Ali Franks, a senior communication studies major from Redding, California, pushes for a two-pointer against Colorado School of Mines on Jan. 4. Early in the season, Franks was making marks among everyone at DSU as a freshman. Photo by Breanna Biorato.
Three and a half seasons and 1,000 points later, Ali Franks is just the fourth player in Dixie State University women’s basketball history to score 1,000 career points. The senior communication major from Redding, California, joined a unique club that some only dream of entering.
When the Trailblazers hosted Regis University on Jan. 18, Franks scored her 1,001-career point toward the end of the game. Her accomplishment was then announced over the loudspeaker followed by the applause from all in attendance.
“I remember hearing it as I was taking the ball out and telling myself: ‘Ali, you did it,’” Franks said. “It was a heartwarming feeling.”
Franks credited family members back in northern California for the mentality and success she has had throughout her college career at DSU.
Franks and her twin sister Kili were both recruited and offered scholarships by DSU, but committed to Southern Oregon University their senior year of high school. After further thought, the Frank sisters chose to become Trailblazers and de-commit from Southern Oregon.
“When we first told [our parents], they weren’t for it at all,” Franks said. “They wanted us to stay close.”
DSU is 720 miles away from Redding, California, but Franks said she viewed DSU as the school that would give her and her sister the best overall quality both on and off the court.
Once Franks arrived to DSU, she was given the opportunity to make her mark on the women’s basketball program.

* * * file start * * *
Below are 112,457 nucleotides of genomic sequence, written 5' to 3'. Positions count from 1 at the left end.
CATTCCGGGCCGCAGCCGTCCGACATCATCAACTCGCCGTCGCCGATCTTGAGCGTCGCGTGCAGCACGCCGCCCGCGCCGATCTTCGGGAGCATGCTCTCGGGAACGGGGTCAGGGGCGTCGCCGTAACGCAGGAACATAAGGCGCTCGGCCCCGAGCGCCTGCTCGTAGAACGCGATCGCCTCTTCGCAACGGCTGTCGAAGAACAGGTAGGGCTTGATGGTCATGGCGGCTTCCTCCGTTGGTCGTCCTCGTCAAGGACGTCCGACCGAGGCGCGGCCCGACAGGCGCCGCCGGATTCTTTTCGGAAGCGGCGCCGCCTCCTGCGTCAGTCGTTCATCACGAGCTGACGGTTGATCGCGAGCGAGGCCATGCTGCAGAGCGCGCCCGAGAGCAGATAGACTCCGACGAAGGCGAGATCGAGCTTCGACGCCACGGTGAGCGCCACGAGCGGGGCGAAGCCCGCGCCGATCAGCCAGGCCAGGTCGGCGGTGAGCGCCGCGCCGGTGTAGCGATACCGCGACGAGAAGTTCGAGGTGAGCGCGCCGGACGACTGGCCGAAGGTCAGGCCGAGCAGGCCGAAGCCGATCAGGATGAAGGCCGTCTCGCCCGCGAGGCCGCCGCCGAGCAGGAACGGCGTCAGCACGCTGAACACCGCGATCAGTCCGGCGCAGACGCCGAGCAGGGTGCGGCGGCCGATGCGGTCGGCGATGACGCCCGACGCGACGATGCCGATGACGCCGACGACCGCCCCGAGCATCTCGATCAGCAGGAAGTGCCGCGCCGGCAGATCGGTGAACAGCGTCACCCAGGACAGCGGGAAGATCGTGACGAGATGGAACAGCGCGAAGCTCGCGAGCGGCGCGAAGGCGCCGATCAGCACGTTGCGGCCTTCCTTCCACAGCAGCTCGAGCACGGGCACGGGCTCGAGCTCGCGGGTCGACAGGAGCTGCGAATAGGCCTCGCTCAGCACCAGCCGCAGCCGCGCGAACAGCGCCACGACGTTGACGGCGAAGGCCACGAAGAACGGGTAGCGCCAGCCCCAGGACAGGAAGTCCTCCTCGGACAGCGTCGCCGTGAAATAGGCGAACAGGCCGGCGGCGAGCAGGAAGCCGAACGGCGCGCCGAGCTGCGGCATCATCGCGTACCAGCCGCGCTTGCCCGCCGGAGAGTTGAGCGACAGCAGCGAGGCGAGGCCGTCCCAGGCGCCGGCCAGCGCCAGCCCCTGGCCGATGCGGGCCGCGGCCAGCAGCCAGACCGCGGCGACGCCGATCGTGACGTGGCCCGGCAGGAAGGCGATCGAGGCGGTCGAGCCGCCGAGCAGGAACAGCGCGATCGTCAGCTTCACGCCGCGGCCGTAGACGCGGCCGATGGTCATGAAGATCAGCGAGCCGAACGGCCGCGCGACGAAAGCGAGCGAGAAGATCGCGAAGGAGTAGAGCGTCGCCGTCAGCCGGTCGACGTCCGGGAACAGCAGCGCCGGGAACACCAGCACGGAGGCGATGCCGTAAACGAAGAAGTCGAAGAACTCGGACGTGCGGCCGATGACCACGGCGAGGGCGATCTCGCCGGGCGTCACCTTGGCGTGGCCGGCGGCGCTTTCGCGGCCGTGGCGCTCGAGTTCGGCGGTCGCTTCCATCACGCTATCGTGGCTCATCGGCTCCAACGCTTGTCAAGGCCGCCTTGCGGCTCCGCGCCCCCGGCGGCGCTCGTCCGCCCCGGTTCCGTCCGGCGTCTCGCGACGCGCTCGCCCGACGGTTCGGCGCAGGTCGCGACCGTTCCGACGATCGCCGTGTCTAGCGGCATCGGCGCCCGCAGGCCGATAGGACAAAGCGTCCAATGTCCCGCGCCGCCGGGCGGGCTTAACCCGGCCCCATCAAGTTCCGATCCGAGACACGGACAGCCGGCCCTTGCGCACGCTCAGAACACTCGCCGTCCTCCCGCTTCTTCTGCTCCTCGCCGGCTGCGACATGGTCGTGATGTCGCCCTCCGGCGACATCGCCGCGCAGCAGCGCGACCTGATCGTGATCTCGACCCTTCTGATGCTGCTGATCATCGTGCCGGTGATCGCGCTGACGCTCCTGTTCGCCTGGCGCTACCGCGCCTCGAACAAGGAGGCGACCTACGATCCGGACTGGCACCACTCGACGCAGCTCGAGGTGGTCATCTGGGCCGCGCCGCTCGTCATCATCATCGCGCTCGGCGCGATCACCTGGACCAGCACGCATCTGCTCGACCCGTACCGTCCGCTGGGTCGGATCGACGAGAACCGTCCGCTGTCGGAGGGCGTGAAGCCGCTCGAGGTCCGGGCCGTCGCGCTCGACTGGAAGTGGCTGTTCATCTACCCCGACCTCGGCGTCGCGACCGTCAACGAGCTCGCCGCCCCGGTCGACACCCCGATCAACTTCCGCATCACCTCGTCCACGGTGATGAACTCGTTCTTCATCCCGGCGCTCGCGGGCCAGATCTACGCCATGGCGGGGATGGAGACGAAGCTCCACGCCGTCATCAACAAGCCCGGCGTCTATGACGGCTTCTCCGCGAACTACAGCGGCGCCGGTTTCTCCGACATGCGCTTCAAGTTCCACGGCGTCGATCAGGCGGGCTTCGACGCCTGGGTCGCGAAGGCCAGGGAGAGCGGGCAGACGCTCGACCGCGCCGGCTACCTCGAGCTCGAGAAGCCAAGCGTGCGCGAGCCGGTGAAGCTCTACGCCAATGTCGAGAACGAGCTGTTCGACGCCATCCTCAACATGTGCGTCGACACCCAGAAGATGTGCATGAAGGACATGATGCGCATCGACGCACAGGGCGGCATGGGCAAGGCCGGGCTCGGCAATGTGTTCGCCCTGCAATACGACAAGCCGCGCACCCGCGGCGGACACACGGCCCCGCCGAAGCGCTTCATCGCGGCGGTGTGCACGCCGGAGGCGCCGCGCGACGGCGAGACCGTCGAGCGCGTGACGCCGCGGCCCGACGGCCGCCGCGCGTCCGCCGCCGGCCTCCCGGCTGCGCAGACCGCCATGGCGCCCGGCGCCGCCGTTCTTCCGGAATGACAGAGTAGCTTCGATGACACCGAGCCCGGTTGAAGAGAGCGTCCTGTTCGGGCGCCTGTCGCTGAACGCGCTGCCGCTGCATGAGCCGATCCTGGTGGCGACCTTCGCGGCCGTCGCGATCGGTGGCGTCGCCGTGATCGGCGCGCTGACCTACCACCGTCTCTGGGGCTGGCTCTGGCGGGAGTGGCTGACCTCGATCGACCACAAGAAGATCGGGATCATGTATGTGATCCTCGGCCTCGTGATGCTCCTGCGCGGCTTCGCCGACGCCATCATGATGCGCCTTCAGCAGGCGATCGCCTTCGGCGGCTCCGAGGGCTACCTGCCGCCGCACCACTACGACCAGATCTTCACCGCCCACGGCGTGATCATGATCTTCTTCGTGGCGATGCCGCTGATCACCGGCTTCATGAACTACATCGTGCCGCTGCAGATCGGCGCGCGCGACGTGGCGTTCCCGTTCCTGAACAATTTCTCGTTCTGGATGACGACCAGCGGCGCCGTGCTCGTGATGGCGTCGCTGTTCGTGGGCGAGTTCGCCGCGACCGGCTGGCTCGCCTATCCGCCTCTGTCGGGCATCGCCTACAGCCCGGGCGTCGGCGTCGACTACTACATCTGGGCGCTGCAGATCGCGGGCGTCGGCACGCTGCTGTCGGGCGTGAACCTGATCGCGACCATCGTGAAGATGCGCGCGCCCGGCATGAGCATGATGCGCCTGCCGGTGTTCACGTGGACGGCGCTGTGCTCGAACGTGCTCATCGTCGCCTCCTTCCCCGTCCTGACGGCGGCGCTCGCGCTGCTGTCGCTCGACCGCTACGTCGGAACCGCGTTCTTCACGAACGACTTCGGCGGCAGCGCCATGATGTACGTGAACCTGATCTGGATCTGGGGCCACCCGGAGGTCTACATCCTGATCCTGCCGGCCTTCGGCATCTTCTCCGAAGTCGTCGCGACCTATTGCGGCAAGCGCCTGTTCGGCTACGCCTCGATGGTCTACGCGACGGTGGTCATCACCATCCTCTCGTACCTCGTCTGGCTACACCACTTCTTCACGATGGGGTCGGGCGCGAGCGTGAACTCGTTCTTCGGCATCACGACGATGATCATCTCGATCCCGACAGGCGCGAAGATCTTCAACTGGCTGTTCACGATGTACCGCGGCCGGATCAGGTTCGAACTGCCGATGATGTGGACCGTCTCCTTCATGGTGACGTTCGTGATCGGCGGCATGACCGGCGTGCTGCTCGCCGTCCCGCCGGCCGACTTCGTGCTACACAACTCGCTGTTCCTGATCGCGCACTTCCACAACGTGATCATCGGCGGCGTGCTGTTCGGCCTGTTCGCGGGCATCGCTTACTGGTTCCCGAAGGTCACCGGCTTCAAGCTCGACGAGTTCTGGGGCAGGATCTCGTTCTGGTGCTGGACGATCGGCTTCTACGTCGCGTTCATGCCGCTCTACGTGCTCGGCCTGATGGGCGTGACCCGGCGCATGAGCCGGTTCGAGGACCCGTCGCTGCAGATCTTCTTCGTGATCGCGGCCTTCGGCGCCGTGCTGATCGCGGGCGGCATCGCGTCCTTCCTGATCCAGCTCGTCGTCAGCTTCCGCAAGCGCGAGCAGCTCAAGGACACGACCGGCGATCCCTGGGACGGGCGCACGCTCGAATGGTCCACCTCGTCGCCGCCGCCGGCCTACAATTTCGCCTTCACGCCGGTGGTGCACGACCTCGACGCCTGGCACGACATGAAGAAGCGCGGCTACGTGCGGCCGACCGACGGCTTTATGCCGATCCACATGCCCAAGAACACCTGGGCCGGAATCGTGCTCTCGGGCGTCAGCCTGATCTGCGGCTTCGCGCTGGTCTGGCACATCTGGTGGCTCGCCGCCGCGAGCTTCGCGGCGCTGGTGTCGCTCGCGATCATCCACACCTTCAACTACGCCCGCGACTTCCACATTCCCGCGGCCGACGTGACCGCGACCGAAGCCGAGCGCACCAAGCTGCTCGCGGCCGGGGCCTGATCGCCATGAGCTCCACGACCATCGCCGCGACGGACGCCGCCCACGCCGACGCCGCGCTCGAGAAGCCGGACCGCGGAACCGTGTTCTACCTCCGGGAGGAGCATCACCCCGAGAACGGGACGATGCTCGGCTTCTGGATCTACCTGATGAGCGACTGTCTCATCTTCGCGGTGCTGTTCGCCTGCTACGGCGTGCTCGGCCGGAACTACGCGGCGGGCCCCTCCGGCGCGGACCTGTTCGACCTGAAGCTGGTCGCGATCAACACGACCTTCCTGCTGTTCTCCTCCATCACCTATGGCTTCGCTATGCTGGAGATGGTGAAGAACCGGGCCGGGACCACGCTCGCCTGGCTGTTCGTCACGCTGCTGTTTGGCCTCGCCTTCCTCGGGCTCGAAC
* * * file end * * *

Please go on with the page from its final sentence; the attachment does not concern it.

“Coming in as a freshman of a new program, I had the same chances and opportunities as the seniors on the team,” Franks said. “I got to step up and lead a team as a freshman.”
Being a freshman with a key role on any team is no easy task. Franks said this opportunity helped her gain confidence in herself as a young player. Franks stuck with her ritual to take a nap before games to help her get ready for taking the court later that night.
London Pavlica, a sophomore nursing major from Las Vegas, said: “Ali is great at pushing herself every single day. She keeps herself accountable on and off the court.”
With this mentality, Franks continued to help lead the team and improve her skill set.
While Franks continued to get more comfortable with the system and college basketball, she also impressed head coach J.D. Gustin.
“[Franks] is a foundation piece to our women’s basketball program,” Gustin said. “She helped lay the groundwork for our current team culture.”
As Franks continues to push the team in all four years of her college career, she has accomplished 1,000 career points. Franks said she wouldn’t consider herself as a scorer, but more as a role-player position and doing what the team needs.
“Besides [Franks] being my best friend, I can easily say she has been the best teammate I’ve ever played with,” Pavlica said. “It’s the trust that she brings with her having my back at all times that make the game so much better.”
Franks said she knew she was close to achieving the mark of 1,000 career points, but it was never something she had set her mind to achieve.
“I never had the goal of hitting 1,000 [points],” Franks said. “It’s a huge compliment; the person and basketball player I’ve transformed into from being at [DSU] is an eye-opener.”
Over the past four games, Franks has scored 44 points to continue moving the trailblazers forward as the season progresses.
Franks is continuing her education once she graduates from DSU and aspires to become a surgical technician in Boise, Idaho.
“Anything I do, I’m going to do it the best I possibly can,” Franks said.
With only seven games left in the regular season, the Trailblazers look to make a push to prepare for the Rocky Mountain Athletic Conference tournament on March 3.
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